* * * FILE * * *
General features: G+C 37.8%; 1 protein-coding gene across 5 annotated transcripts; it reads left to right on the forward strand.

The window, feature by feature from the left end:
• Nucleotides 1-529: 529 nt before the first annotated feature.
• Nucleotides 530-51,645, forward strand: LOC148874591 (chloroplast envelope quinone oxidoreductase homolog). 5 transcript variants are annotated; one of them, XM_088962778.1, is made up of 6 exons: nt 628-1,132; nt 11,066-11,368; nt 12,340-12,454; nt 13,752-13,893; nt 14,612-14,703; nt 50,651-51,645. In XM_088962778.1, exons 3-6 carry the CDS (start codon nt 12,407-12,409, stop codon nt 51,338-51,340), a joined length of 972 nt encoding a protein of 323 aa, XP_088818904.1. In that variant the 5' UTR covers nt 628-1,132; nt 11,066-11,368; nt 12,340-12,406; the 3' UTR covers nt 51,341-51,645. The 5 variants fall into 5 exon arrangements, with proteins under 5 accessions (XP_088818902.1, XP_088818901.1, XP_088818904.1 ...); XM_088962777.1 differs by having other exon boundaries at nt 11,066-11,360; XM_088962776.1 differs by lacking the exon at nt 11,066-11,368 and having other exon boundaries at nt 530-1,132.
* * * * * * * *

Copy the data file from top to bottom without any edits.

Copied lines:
General features: G+C 37.8%; 1 protein-coding gene across 5 annotated transcripts; it reads left to right on the forward strand.

The window, feature by feature from the left end:
• Nucleotides 1-529: 529 nt before the first annotated feature.
• Nucleotides 530-51,645, forward strand: LOC148874591 (chloroplast envelope quinone oxidoreductase homolog). 5 transcript variants are annotated; one of them, XM_088962778.1, is made up of 6 exons: nt 628-1,132; nt 11,066-11,368; nt 12,340-12,454; nt 13,752-13,893; nt 14,612-14,703; nt 50,651-51,645. In XM_088962778.1, exons 3-6 carry the CDS (start codon nt 12,407-12,409, stop codon nt 51,338-51,340), a joined length of 972 nt encoding a protein of 323 aa, XP_088818904.1. In that variant the 5' UTR covers nt 628-1,132; nt 11,066-11,368; nt 12,340-12,406; the 3' UTR covers nt 51,341-51,645. The 5 variants fall into 5 exon arrangements, with proteins under 5 accessions (XP_088818902.1, XP_088818901.1, XP_088818904.1 ...); XM_088962777.1 differs by having other exon boundaries at nt 11,066-11,360; XM_088962776.1 differs by lacking the exon at nt 11,066-11,368 and having other exon boundaries at nt 530-1,132.